Just the other day, as my mind rambled across random automotive topics as it is wont to do, I wondered if Porsche would ever be silly enough to re-invent the 912. Despite the sad reality that Porsche’s unpopular previous attempt at a four cylinder 911 is rising in value in today’s collectors market, the idea of a four pot 911 was poorly received the first time around.
As auto manufacturers work to improve overall fuel economy for their fleets, many are looking to smaller displacement engines, boosted by light pressure turbo chargers, to provide performance alongside economy. Porsche is not immune to this phenomenon it seems.
As recently as April, Road & Track reported that Porsche has been experimenting with flat four engines that had been installed in 991 and 981/Boxster/Cayman mules, but that the engines would not end up in a production version of the 911.
The HSR folks posted this on YouTube about a month ago, and I somehow missed it. 24 Hours of Daytona winner Jim Pace narrates as Jochen Mass hauls butt around Daytona in the rain, aboard a classic Porsche 911 from the IROC series. You couldn’t have a pair of better instructors than these two.
They say that BMW drivers are assholes, but this Porsche Cayman driver near the South African town of Witkoppen was caught on camera proving that you don’t have to be driving a Bimmer to succumb to road rage.
YouTuber Andre Snyman posted this video, with the hopes of sending this guy viral. Let’s hope the local police are paying attention.
“we witnessed an assault on witkoppen this afternoon.
A porsche was driving recklessly down witkoppen road towards four ways from sunning hill.
at one of the traffic lights the passenger of the porsche threw something out of the window at the car behind them.
when the driver of the targeted vehicle hooted ( and probably flipped him the bird and rightly so )
the porsche then proceeded to swerve in and out in front of the other car until coming to a stop at the next robot where the the passenger of the porsche got out of the vehicle and started to kick and bash the other car door and side mirror
I recorded most of the event except where the thug repeatedly punched the other driver in the face.
we stopped and helped the other driver find his keys and calm down. Also called 10111 to report suspected drunk/reckless driving and assault on witkoppen road. to which they replied “report it at the police station”. what the hell does that do for other innocent drivers in the path of these troglodytes?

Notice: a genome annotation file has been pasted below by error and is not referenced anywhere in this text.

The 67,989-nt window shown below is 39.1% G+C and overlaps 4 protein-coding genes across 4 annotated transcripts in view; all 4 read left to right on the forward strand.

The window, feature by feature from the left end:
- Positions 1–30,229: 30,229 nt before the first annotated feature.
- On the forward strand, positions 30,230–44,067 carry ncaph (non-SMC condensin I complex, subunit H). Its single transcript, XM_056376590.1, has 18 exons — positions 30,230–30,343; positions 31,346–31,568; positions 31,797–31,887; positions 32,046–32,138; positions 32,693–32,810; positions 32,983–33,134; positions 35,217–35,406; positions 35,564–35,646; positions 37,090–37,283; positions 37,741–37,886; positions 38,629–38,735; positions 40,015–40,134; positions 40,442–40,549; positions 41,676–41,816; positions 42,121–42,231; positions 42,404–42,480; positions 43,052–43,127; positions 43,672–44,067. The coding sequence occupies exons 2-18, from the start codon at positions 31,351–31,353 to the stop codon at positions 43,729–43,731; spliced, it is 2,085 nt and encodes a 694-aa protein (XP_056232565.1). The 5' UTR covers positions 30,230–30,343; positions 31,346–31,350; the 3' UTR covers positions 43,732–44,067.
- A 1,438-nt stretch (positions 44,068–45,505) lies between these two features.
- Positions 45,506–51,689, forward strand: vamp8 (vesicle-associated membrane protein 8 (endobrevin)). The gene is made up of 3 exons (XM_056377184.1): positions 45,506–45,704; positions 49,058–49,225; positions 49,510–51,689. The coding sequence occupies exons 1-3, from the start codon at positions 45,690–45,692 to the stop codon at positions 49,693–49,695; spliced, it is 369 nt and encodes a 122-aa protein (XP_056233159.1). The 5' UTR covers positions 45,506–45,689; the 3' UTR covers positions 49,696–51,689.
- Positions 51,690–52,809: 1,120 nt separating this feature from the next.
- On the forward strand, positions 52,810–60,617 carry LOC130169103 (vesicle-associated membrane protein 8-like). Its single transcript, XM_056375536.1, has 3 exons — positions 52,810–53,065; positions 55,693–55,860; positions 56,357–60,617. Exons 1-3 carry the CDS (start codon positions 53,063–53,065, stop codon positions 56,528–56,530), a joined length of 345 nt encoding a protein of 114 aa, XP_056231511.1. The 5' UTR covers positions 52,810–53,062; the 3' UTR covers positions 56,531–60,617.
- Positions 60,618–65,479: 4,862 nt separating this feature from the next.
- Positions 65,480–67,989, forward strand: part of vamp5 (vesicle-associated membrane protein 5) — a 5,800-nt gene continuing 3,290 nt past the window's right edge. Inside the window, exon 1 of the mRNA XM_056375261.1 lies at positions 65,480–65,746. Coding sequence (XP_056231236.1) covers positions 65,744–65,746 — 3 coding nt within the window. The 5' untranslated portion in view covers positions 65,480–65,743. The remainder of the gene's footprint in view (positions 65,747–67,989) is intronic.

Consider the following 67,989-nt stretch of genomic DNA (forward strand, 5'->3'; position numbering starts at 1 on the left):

this sort of disgusting behaviour should be dealt with severely.
the registration of the vehicle: Cc24msgp”
At this year’s Pike’s Peak International Hill Climb, legendary Porsche photographer, videographer and racer, Jeff Zwart struggled with a failing fuel pump, which prevented his GT3 from pushing to its full potential.
As part of the lead up to next week’s new season, our friends at /DRIVE have posted a helmet cam video to provide Zwart’s POV during the attempt. Up past Devil’s Playground, the fuel pump problem got worse, which makes the video kinda hard to watch as Zwart’s head jerks back and forth.
Keen eyed viewers may notice a big, green blob on Zwart’s left at the 8:37 mark. That is your’s truly, getting the photo you see above.
After a great qualifying run earlier this morning, Scott Hargrove drove the #69 Open Road Porsche to a victory in today’s action packed Porsche GT3 Cup Challenge race in Toronto. In fact, Hargrove had some challenges of his own along the way.
The green flag dropped under the threat of rain, and the track got gradually more slick as the race went on. Rival Chris Green led the first part of the race, before spinning, which allowed Hargrove to take over the lead. All was not smooth sailing, as the Open Road machine spun in turn 9 around the mid point of the race, allowing Spencer Pigot to take over the first spot.